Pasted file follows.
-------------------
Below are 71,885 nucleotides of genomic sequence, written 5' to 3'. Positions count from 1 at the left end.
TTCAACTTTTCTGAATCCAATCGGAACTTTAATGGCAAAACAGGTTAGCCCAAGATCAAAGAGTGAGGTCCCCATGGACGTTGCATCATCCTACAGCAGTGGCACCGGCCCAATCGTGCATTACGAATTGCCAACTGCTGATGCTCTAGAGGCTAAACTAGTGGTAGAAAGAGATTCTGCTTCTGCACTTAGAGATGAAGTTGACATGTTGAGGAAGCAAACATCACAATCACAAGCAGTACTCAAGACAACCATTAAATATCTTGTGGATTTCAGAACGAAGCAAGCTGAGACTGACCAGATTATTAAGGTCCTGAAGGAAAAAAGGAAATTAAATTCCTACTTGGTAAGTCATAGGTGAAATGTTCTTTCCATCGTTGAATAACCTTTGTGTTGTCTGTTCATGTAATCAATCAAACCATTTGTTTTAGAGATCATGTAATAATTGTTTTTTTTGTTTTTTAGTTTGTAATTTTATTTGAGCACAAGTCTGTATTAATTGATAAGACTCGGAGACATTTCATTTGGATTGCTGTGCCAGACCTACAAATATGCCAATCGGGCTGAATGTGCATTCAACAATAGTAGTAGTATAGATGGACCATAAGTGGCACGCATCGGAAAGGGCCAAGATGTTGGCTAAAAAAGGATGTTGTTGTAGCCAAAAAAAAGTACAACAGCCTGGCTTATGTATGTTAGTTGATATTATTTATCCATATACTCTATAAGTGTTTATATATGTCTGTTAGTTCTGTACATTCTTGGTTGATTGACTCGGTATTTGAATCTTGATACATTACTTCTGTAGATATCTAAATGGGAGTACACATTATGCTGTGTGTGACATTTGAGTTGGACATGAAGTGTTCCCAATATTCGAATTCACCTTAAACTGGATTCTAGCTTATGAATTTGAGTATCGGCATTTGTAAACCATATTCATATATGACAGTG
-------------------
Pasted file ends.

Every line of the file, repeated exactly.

Below are 71,885 nucleotides of genomic sequence, written 5' to 3'. Positions count from 1 at the left end.
TTCAACTTTTCTGAATCCAATCGGAACTTTAATGGCAAAACAGGTTAGCCCAAGATCAAAGAGTGAGGTCCCCATGGACGTTGCATCATCCTACAGCAGTGGCACCGGCCCAATCGTGCATTACGAATTGCCAACTGCTGATGCTCTAGAGGCTAAACTAGTGGTAGAAAGAGATTCTGCTTCTGCACTTAGAGATGAAGTTGACATGTTGAGGAAGCAAACATCACAATCACAAGCAGTACTCAAGACAACCATTAAATATCTTGTGGATTTCAGAACGAAGCAAGCTGAGACTGACCAGATTATTAAGGTCCTGAAGGAAAAAAGGAAATTAAATTCCTACTTGGTAAGTCATAGGTGAAATGTTCTTTCCATCGTTGAATAACCTTTGTGTTGTCTGTTCATGTAATCAATCAAACCATTTGTTTTAGAGATCATGTAATAATTGTTTTTTTTGTTTTTTAGTTTGTAATTTTATTTGAGCACAAGTCTGTATTAATTGATAAGACTCGGAGACATTTCATTTGGATTGCTGTGCCAGACCTACAAATATGCCAATCGGGCTGAATGTGCATTCAACAATAGTAGTAGTATAGATGGACCATAAGTGGCACGCATCGGAAAGGGCCAAGATGTTGGCTAAAAAAGGATGTTGTTGTAGCCAAAAAAAAGTACAACAGCCTGGCTTATGTATGTTAGTTGATATTATTTATCCATATACTCTATAAGTGTTTATATATGTCTGTTAGTTCTGTACATTCTTGGTTGATTGACTCGGTATTTGAATCTTGATACATTACTTCTGTAGATATCTAAATGGGAGTACACATTATGCTGTGTGTGACATTTGAGTTGGACATGAAGTGTTCCCAATATTCGAATTCACCTTAAACTGGATTCTAGCTTATGAATTTGAGTATCGGCATTTGTAAACCATATTCATATATGACAGTG